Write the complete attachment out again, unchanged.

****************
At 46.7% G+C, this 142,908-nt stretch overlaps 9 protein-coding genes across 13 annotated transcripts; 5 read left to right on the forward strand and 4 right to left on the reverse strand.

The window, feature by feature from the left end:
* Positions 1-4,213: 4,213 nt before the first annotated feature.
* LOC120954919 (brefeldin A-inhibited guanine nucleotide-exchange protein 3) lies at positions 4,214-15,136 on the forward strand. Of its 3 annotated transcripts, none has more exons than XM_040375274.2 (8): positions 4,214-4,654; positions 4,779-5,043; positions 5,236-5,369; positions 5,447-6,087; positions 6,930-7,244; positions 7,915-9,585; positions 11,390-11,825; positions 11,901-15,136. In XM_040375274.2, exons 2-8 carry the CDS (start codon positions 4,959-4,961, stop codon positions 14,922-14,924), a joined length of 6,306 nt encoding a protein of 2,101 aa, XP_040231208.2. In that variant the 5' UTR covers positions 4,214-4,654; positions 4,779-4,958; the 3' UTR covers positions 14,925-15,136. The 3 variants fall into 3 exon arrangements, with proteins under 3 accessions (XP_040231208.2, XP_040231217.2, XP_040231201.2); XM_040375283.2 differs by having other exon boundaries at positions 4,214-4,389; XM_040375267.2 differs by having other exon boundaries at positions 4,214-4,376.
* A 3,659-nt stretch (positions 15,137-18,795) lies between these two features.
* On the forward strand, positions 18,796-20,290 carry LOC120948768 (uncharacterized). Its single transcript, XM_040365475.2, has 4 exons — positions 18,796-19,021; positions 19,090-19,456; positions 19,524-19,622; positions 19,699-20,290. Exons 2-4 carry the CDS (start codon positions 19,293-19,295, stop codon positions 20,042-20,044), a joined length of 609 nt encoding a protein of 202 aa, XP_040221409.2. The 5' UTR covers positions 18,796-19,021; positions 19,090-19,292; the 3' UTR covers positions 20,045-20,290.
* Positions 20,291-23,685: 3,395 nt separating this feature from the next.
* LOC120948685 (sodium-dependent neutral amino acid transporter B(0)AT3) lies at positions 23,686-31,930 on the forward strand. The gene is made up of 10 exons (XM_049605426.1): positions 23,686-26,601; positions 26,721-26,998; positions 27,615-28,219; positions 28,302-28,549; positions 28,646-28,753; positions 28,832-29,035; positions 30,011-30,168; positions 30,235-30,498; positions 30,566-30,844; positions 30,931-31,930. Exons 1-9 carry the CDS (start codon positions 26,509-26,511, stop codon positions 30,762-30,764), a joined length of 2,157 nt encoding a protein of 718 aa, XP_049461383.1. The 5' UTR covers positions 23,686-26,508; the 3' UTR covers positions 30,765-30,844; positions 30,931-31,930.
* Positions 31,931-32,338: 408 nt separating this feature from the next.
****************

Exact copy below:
At 46.7% G+C, this 142,908-nt stretch overlaps 9 protein-coding genes across 13 annotated transcripts; 5 read left to right on the forward strand and 4 right to left on the reverse strand.

The window, feature by feature from the left end:
* Positions 1-4,213: 4,213 nt before the first annotated feature.
* LOC120954919 (brefeldin A-inhibited guanine nucleotide-exchange protein 3) lies at positions 4,214-15,136 on the forward strand. Of its 3 annotated transcripts, none has more exons than XM_040375274.2 (8): positions 4,214-4,654; positions 4,779-5,043; positions 5,236-5,369; positions 5,447-6,087; positions 6,930-7,244; positions 7,915-9,585; positions 11,390-11,825; positions 11,901-15,136. In XM_040375274.2, exons 2-8 carry the CDS (start codon positions 4,959-4,961, stop codon positions 14,922-14,924), a joined length of 6,306 nt encoding a protein of 2,101 aa, XP_040231208.2. In that variant the 5' UTR covers positions 4,214-4,654; positions 4,779-4,958; the 3' UTR covers positions 14,925-15,136. The 3 variants fall into 3 exon arrangements, with proteins under 3 accessions (XP_040231208.2, XP_040231217.2, XP_040231201.2); XM_040375283.2 differs by having other exon boundaries at positions 4,214-4,389; XM_040375267.2 differs by having other exon boundaries at positions 4,214-4,376.
* A 3,659-nt stretch (positions 15,137-18,795) lies between these two features.
* On the forward strand, positions 18,796-20,290 carry LOC120948768 (uncharacterized). Its single transcript, XM_040365475.2, has 4 exons — positions 18,796-19,021; positions 19,090-19,456; positions 19,524-19,622; positions 19,699-20,290. Exons 2-4 carry the CDS (start codon positions 19,293-19,295, stop codon positions 20,042-20,044), a joined length of 609 nt encoding a protein of 202 aa, XP_040221409.2. The 5' UTR covers positions 18,796-19,021; positions 19,090-19,292; the 3' UTR covers positions 20,045-20,290.
* Positions 20,291-23,685: 3,395 nt separating this feature from the next.
* LOC120948685 (sodium-dependent neutral amino acid transporter B(0)AT3) lies at positions 23,686-31,930 on the forward strand. The gene is made up of 10 exons (XM_049605426.1): positions 23,686-26,601; positions 26,721-26,998; positions 27,615-28,219; positions 28,302-28,549; positions 28,646-28,753; positions 28,832-29,035; positions 30,011-30,168; positions 30,235-30,498; positions 30,566-30,844; positions 30,931-31,930. Exons 1-9 carry the CDS (start codon positions 26,509-26,511, stop codon positions 30,762-30,764), a joined length of 2,157 nt encoding a protein of 718 aa, XP_049461383.1. The 5' UTR covers positions 23,686-26,508; the 3' UTR covers positions 30,765-30,844; positions 30,931-31,930.
* Positions 31,931-32,338: 408 nt separating this feature from the next.